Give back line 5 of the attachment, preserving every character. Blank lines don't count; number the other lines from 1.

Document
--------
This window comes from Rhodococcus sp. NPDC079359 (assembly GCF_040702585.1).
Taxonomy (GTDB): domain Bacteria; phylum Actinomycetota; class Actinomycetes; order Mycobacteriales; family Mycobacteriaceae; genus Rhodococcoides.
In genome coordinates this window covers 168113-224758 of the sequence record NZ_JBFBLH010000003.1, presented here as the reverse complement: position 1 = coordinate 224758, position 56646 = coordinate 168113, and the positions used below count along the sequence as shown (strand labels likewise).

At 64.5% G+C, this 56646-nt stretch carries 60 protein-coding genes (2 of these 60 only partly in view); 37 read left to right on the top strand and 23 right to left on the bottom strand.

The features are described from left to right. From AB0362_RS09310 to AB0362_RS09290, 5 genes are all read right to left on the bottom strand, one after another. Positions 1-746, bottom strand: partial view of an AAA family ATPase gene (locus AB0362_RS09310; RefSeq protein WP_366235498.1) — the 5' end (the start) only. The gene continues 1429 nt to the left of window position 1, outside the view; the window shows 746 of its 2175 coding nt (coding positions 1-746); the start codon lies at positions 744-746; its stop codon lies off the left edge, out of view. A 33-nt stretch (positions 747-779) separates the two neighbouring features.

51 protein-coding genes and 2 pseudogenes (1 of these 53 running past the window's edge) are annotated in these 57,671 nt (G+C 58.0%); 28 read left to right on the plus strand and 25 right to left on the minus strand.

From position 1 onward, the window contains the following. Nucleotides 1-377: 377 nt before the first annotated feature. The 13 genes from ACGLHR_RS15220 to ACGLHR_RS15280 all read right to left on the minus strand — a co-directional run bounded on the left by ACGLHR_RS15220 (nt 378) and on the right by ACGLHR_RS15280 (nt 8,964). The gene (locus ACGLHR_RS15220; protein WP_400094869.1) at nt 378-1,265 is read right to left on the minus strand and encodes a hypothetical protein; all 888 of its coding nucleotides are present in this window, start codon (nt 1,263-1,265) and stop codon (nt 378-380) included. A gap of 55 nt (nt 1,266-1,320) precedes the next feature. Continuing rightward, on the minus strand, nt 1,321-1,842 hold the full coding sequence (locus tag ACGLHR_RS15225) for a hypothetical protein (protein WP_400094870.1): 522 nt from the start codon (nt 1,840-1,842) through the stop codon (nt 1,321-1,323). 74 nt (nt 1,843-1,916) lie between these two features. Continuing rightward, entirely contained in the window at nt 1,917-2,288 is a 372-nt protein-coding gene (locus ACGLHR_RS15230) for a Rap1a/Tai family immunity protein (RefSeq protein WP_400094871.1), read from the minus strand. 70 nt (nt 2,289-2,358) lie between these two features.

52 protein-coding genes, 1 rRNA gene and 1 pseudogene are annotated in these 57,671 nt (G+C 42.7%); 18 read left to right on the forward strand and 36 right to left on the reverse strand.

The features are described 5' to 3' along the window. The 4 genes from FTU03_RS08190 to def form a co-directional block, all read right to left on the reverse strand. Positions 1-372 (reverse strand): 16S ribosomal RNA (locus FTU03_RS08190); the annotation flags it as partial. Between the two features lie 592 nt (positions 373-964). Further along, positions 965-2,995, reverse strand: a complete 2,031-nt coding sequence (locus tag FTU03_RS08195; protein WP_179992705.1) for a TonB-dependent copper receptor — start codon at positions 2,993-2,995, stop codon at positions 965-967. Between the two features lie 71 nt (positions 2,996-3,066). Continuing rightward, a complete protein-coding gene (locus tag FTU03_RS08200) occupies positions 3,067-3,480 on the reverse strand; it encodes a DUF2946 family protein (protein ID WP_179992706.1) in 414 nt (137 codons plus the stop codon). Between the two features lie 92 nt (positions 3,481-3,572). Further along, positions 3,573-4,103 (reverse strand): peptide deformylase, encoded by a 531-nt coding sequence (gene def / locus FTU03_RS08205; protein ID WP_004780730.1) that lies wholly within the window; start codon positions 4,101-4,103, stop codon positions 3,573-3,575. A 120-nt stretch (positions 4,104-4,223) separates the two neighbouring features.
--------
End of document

The features are described from left to right. From AB0362_RS09310 to AB0362_RS09290, 5 genes are all read right to left on the bottom strand, one after another. Positions 1-746, bottom strand: partial view of an AAA family ATPase gene (locus AB0362_RS09310; RefSeq protein WP_366235498.1) — the 5' end (the start) only. The gene continues 1429 nt to the left of window position 1, outside the view; the window shows 746 of its 2175 coding nt (coding positions 1-746); the start codon lies at positions 744-746; its stop codon lies off the left edge, out of view. A 33-nt stretch (positions 747-779) separates the two neighbouring features.